Should we care whether the abandonment of stagnant political thought is driven by the lust for power, financial crisis or genuine belief? The latter would be nice, but I am a realist in these things. The prospect of strategic shifts in criminal justice thinking is welcome, no matter what the impetus. Cameron can take advice from the Goblins in his flowerbeds for all I care. If it leads to change, then there is potential for positive change and this must be grabbed firmly, nurtured with hope, and let us all cross our fingers - the party most strongly wedded to imprisonment may be the one that abandons it the fastest.


  1. Prison reform would be really good to see, if the change is for the better for all, however I really dread the Tories under Cameron getting elected, because of what they are threatening to do and would do to public services if they got in.

    Cameron and his ilk don't need public services, they have their private schools and clubs, but they do need the population with its workers to make the world turn and cream off the exploits. At the end of the day, what we do and campaign for can make a real difference. I can see the irony in what you are saying about the Tory party and prison reform; goes to show how shallow and greedy they are.

    The Tories would probably have slightly less chance of being elected if the prison population were allowed to vote; prisoners should be enfranchised anyway, Good luck to Ben and co in their campaign.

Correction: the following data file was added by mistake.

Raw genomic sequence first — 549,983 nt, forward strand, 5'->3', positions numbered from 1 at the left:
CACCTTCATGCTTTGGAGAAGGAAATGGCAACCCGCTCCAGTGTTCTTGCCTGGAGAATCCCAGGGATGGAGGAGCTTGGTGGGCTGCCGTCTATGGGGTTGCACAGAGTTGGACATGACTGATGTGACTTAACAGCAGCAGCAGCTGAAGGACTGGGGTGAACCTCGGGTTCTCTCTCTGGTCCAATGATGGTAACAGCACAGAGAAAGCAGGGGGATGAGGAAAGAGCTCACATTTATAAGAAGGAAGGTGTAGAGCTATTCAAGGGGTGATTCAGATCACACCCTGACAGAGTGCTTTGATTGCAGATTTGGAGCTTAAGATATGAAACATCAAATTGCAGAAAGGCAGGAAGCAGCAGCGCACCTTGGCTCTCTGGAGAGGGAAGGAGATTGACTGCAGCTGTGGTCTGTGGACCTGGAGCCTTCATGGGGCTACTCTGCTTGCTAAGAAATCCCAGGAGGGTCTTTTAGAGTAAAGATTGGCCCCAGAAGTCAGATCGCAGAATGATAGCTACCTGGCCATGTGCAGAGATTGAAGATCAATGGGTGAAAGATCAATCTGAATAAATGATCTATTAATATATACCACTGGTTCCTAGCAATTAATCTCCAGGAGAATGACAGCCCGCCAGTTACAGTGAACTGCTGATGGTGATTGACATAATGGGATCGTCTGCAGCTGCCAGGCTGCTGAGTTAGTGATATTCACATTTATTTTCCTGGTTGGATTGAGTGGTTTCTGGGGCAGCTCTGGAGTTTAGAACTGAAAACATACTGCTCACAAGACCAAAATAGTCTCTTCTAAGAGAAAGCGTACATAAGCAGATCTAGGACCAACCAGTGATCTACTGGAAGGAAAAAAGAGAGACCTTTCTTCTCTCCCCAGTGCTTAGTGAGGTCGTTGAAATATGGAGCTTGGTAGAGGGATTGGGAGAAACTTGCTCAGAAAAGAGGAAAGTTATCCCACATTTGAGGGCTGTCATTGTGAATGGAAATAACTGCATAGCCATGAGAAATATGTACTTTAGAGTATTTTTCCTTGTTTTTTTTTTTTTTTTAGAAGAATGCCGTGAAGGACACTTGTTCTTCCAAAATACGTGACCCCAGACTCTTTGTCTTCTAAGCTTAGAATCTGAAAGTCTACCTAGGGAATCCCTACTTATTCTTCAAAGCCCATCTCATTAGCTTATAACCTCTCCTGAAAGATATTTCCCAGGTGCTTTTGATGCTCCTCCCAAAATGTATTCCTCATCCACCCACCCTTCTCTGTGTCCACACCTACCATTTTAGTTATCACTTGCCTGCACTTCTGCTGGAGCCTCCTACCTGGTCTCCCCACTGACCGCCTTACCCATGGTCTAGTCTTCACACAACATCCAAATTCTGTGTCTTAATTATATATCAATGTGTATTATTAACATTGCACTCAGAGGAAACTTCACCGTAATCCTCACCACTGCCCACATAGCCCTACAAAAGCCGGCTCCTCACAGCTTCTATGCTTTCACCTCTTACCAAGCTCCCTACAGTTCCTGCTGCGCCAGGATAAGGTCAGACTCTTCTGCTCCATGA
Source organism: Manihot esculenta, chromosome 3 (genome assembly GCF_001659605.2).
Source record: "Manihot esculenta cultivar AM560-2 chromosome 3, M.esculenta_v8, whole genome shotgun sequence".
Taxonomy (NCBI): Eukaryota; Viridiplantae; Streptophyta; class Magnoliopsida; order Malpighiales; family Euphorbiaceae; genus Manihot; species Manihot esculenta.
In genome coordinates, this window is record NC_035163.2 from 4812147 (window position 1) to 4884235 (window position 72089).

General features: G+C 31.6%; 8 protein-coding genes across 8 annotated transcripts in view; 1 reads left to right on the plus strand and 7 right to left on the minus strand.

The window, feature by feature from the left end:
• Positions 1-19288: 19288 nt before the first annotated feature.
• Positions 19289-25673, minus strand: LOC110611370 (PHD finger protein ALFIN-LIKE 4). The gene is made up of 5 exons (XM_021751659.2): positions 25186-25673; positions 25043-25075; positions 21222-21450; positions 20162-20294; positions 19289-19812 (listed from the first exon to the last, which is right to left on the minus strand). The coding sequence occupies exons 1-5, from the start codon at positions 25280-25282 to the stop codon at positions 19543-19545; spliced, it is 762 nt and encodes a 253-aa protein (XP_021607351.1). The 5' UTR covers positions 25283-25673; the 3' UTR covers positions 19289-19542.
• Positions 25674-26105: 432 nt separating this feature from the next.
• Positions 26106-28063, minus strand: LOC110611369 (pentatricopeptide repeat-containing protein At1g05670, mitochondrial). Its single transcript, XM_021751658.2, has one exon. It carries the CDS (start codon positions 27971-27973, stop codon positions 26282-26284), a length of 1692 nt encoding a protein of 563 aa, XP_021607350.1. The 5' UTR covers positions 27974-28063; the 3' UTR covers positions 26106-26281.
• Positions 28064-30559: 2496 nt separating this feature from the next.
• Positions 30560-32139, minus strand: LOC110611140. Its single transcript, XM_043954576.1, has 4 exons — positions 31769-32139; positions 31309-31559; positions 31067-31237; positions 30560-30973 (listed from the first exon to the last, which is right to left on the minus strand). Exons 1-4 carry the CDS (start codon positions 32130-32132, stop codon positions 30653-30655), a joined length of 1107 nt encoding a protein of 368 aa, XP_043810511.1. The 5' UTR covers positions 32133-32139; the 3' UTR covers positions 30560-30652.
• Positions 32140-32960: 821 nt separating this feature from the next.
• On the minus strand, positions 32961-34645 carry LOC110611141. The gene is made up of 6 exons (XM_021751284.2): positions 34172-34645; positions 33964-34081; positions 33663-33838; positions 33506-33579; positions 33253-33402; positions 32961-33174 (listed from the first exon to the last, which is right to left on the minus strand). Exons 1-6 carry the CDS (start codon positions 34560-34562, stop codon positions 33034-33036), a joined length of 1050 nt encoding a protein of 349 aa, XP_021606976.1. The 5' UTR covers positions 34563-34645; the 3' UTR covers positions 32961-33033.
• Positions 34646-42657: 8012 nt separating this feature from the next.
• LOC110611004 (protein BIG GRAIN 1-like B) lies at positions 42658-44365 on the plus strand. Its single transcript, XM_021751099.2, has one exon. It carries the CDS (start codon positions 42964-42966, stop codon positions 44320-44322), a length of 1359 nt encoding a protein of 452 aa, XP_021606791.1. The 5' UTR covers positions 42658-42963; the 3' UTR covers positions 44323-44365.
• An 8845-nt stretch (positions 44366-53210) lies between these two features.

2. It might be politically easier for the Conservatives to change prison policy and punitive policy.

  3. Sophie J

    Political naivity and ignorance is not relevant to the post. Remember, whatever the results of the election our bloated public sector must be reduced; there is no choice. If you are pro-Labour then your own voting choice is to blame for impoverishing the country to require sudden reduction in government spending.

    The necessity of broad public services is a myth; we need very few services from central government (one of which is law and order, and well-designed sentencing and prison reform would make that cheaper), and a handful more from local government. The only reason we need government to pay for anything else is that we are taxed into poverty, as a deliberate policy of our socialist masters.

    However this has little to do with prison reform.

  4. OK Doubting Richard, please excuse my dumb naivety and ignorance for a minute and consider whether it is possible to live on just a monetary wage?